Stephan Schneider has worked as a marketer in the Dutch fruit and vegetable sector for a few years. This year, he started a company called CO₂ Correct. He intends to make CO₂ compensation accessible to the fruit and vegetable sector. "I'm intentionally not referring to CO₂ neutral. Every trade stream generates CO₂ emissions, regardless of how sustainable the chain is. But with this new approach, it's easy to offset these emissions. And it's surprisingly affordable."
"CO₂ compensation is a complicated process. It needs costly, complex calculations like a Life Cycle Analysis. With CO₂ Correct, we approach things differently. My partner, CE Delft, provides the calculations. We use well-known data. When things are a little uncertain, we can be sure of the CO₂ impact."
"This overcompensation means we avoid unnecessary, expensive, additional calculations. It also has an immediate impact," says Stephan enthusiastically. "All kinds of fruit and vegetables are included in these calculations. Our database contains information about more than 500 fruit and vegetable varieties."
"The process is simple. Organizations who want to tackle their carbon footprint, join CO₂ Correct. Each member completes a short spreadsheet. This contains information about the productions they want to offset. Within days, CO₂ Correct calculates the compensating footprint. It also gives an offset price per kg of fruit or vegetables. They can then sell these products as CO₂ compensated. They can use the CO₂ Correct label of their own (private) label."
"Quarterly sales figures are shared with CO₂ Correct. The company receives an invoice for the correction of their CO₂ impact. Offsetting costs are only a few cents per kg. That depends on the country of origin and destination," explains Stephan. So, the CO₂ compensation of one kg of Argentinian pears is about €0.02ḱg. For 500g of Dutch tomatoes, it's around €0.015. And for 2kg of Spanish oranges, the CO₂ offset is just over €0.02/kg.
These calculations include several factors. These are origin, cultivation method, packaging, transportation, and distribution. "Too often, sustainability is associated with switching to environmentally-friendly packaging. But, you must consider the entire chain. The packaging is only one part of the problem. Also, many acclaimed new packaging alternatives are often not as sustainable as they first appeared."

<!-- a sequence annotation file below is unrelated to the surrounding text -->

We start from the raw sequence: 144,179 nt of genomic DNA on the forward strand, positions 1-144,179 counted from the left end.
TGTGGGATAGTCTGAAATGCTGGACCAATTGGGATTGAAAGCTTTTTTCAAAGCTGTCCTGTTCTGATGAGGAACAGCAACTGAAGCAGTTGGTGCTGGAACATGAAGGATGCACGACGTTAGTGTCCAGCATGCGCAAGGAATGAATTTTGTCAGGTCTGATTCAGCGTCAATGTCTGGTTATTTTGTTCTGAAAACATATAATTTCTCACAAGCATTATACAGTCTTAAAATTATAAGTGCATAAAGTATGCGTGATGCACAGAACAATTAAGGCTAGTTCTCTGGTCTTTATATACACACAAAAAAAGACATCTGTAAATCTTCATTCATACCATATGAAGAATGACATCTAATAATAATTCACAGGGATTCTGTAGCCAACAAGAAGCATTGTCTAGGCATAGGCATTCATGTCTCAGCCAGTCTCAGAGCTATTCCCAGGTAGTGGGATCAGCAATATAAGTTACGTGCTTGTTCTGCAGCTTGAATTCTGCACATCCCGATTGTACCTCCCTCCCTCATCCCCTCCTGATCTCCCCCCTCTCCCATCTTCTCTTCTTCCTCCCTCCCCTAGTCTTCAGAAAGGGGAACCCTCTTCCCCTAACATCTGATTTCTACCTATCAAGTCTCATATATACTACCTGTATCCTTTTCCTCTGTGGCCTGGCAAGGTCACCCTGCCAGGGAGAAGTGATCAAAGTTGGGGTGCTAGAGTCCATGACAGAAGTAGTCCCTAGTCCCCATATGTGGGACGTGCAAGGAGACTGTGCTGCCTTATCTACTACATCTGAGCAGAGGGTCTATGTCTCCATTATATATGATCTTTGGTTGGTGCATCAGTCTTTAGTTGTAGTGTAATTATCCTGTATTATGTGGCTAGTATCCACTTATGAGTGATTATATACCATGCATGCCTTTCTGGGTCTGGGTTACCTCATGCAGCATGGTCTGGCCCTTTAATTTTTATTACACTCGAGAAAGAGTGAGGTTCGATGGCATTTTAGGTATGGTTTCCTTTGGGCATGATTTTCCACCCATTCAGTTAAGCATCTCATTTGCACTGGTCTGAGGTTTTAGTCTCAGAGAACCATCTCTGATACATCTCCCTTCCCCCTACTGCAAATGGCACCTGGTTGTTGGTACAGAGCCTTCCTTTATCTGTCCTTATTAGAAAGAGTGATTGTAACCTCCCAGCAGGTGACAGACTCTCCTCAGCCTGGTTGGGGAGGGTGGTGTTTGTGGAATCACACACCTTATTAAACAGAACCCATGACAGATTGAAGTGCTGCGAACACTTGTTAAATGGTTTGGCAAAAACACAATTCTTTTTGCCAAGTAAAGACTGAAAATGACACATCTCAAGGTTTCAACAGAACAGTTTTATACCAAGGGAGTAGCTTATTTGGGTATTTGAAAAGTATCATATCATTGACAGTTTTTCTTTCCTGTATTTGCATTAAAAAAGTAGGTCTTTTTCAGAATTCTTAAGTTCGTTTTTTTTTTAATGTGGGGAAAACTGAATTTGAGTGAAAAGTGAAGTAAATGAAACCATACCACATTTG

"Offsetting CO₂ shouldn't be seen as correcting past mistakes either. I expect CO₂ Correct members to adopt concrete sustainability goals in their strategic agendas. Too often, sustainability is still an empty concept. That, while the fruit and vegetable sector is obliged to actively take part in this. Global warming has hit this sector increasingly hard over the years. Droughts and excessive rainfall are occurring more often. We, as a sector, must try and limit this," adds Schneider.
"Retailers are increasingly asking their supplier to implement sustainability policies too. Reducing our environmental footprint is a vital step toward realizing that. Everything that affects the environment - like using raw materials - can be linked to a certain CO₂ impact. That makes CO₂ compensation an extremely effective step toward a sustainable future. Within the network, members are supported in developing a sustainability strategy. Knowledge will also be shared among the members. They can use this to reduce their ecological impact."
Fairtrade climate projects
"CO₂ correction is done by supporting climate projects. Our partner, the FairClimateFund, runs these. We started with a project that supplies biogas to homes in India. Families can use this to cook more safely. They no longer need to chop wood either. You can also use the gas' byproduct can also be used as agricultural fertilizer."
"As soon as we have sufficient capacity, we want to start several projects in suppliers' countries of origin," continues Stephan. "These climate projects reduce CO₂ and deforestation. They also help improve the living conditions of the people in these developing areas. The projects are Fairtrade certified and generate Gold Standard/Fairtrade Carbon Credits."
"I want to establish an accessible, open organization. It must offer complete transparency. That's for income, expenditure, and investments in additional climate projects. So, we are working closely with partners in the area of these climate projects. We also work with Life Cycle Analysis, and, of course, a reliable accounting firm. They will audit and approve our annual reports. We will publish everything on our website. An initiative like this demands complete transparency," concludes Stephan.